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Why Earth Is Not an Ice Ball: Possible Explanation for Faint Young Sun Paradox
Posted: 05 June 2012 08:16 PM   [ Ignore ]   [ # 16 ]
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citizenschallenge.pm - 05 June 2012 07:47 PM
Coldheart Tucker - 05 June 2012 05:47 PM

No, but given that Schmidt is a highly trained geologist, who has experience with the Moon that no other geologist currently has, I’m inclined to at least give him a listen.  Dismissing his theories on the basis of his political views or for his comments on an area outside of his specialization in science is akin to tossing out communication satellites, because their inventor, Arthur C. Clarke, started babbling, near the end of his life, about seeing NASA photos of Martian lifeforms.

Perhaps, but I’m not sure what the brightest geologist could have observed about Moon collision or orbital changes, not sure I buy the “geologists eyes” bit in this particular instance.

There are other clues to the Moon’s origin besides orbital mechanics.  Remember, on one of the later Apollo missions they found orange soil, which nobody expected to be on the Moon.  (Discovered completely by random chance.  One of the astronauts happened to look down after he moved his foot and spotted the stuff.  I’d like to see a rover do that.)  One of the priorities of training the Apollo astronauts was in geology, because by looking at the surface features, they could identify not only the types of rocks likely to be found in an area, but also how the rocks were formed.  All the crews were put through intensive geological training, because the only way to get a clue about the formation of the Moon and the early solar system was to grab the right kind of rocks.  As a trained geologist, Schmidt could pick up on a subconscious level many things that other people would miss.  Perhaps a different geologist on the Moon would come up with a different answer than Schmidt.  We won’t know until that happens.  The Moon is roughly the size of Africa, and a dozen men have poked around an area about the size of Cape Town for a few days, bringing back a couple hundred pounds of rocks.  That’s not really enough to settle the matter.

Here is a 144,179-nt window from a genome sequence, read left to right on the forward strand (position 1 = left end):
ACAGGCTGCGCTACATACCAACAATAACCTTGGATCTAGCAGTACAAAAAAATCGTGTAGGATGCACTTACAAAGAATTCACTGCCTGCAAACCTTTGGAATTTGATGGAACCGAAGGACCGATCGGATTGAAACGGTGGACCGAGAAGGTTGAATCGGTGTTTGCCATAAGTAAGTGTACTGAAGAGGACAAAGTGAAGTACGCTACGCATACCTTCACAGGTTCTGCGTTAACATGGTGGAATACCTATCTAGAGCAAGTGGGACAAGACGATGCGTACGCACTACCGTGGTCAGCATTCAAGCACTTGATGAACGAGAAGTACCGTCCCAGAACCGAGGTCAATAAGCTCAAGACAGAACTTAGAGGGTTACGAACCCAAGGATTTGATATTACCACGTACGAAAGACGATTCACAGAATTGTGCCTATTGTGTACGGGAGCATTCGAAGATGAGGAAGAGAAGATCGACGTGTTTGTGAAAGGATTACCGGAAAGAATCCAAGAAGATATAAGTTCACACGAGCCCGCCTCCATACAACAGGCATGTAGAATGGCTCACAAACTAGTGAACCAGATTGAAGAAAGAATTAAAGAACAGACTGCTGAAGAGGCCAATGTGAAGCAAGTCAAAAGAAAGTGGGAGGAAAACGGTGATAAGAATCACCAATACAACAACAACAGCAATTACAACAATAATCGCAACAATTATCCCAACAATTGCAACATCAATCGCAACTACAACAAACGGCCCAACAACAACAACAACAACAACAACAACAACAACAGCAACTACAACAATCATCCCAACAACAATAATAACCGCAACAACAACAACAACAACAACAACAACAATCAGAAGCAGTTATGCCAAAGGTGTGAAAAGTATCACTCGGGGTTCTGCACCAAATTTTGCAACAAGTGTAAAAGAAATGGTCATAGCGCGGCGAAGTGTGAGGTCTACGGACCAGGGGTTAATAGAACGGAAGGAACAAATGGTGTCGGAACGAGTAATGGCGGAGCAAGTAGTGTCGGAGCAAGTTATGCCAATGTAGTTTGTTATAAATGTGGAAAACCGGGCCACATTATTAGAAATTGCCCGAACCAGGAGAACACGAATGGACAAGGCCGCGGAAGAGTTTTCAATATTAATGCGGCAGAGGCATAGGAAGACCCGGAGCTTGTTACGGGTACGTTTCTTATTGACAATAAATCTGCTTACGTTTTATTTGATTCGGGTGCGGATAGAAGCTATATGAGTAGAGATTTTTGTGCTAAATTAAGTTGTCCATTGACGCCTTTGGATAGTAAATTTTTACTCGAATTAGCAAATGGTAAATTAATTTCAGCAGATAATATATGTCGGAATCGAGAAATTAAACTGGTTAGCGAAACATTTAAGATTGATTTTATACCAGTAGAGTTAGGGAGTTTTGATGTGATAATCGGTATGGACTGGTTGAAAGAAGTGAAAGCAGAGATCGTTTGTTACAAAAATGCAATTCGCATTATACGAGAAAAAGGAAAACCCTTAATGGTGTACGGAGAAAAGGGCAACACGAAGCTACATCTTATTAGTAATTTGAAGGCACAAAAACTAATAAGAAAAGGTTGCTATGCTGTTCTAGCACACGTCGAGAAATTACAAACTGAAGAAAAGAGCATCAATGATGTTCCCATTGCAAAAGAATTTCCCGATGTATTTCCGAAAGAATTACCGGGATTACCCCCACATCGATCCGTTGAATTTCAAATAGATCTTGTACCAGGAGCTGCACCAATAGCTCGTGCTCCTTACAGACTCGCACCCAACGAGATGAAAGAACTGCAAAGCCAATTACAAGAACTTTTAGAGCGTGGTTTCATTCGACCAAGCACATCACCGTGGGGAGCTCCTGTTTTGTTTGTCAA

Other than that, sorry, and you know as a kid of the 60s and into the Space Program he was one of my heroes but no more, given his dishonest discourses on climatology.
Can’t help it, I’m really up to here, listening to these various “great scientists” utterly misrepresent and misdirect, and commit lies of omission and a few of commission when it come to portraying climatology that I could puke.  sick

As Harry Harrison once said, “Even God is allowed to nod, a little.”  If you haven’t read A Man on the Moon, I urge you to do so, it goes into the Apollo missions in far greater detail than the mini-series based on it did.  Large sections of the book are focused on geology, how important it was to the missions (and how Alan Shepard nearly blew the geologic component of his mission).  Schmidt was the only non-engineer on an Apollo flight.  Not only did he have to keep up with his geological work, while getting into shape to be an astronaut, but he also had to learn how to fly.  He also lobbied for the ballsiest Apollo mission (namely, landing on the far side of the Moon), but was overridden by the brass at NASA who were concerned about something going wrong.